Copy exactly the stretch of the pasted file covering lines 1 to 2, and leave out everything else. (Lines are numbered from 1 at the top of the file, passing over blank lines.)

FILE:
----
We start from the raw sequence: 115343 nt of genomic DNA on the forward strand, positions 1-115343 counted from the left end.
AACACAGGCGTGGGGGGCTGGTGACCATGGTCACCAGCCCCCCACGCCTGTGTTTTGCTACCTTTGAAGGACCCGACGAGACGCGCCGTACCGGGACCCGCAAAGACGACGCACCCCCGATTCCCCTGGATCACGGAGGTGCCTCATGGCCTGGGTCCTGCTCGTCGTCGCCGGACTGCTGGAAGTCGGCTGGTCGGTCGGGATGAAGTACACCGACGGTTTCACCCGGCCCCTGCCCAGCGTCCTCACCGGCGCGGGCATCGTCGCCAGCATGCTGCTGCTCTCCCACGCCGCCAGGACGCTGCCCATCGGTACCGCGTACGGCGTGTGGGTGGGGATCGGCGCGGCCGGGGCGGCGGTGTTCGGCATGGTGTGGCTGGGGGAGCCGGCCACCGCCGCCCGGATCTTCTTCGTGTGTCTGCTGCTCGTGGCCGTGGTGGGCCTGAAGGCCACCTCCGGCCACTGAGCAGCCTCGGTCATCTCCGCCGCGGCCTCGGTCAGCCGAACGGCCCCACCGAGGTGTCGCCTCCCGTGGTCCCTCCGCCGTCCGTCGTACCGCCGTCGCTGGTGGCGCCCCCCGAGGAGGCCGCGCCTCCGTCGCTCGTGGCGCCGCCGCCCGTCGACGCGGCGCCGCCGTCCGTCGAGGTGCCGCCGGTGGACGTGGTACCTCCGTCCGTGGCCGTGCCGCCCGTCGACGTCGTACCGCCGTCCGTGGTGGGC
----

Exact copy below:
We start from the raw sequence: 115343 nt of genomic DNA on the forward strand, positions 1-115343 counted from the left end.
AACACAGGCGTGGGGGGCTGGTGACCATGGTCACCAGCCCCCCACGCCTGTGTTTTGCTACCTTTGAAGGACCCGACGAGACGCGCCGTACCGGGACCCGCAAAGACGACGCACCCCCGATTCCCCTGGATCACGGAGGTGCCTCATGGCCTGGGTCCTGCTCGTCGTCGCCGGACTGCTGGAAGTCGGCTGGTCGGTCGGGATGAAGTACACCGACGGTTTCACCCGGCCCCTGCCCAGCGTCCTCACCGGCGCGGGCATCGTCGCCAGCATGCTGCTGCTCTCCCACGCCGCCAGGACGCTGCCCATCGGTACCGCGTACGGCGTGTGGGTGGGGATCGGCGCGGCCGGGGCGGCGGTGTTCGGCATGGTGTGGCTGGGGGAGCCGGCCACCGCCGCCCGGATCTTCTTCGTGTGTCTGCTGCTCGTGGCCGTGGTGGGCCTGAAGGCCACCTCCGGCCACTGAGCAGCCTCGGTCATCTCCGCCGCGGCCTCGGTCAGCCGAACGGCCCCACCGAGGTGTCGCCTCCCGTGGTCCCTCCGCCGTCCGTCGTACCGCCGTCGCTGGTGGCGCCCCCCGAGGAGGCCGCGCCTCCGTCGCTCGTGGCGCCGCCGCCCGTCGACGCGGCGCCGCCGTCCGTCGAGGTGCCGCCGGTGGACGTGGTACCTCCGTCCGTGGCCGTGCCGCCCGTCGACGTCGTACCGCCGTCCGTGGTGGGC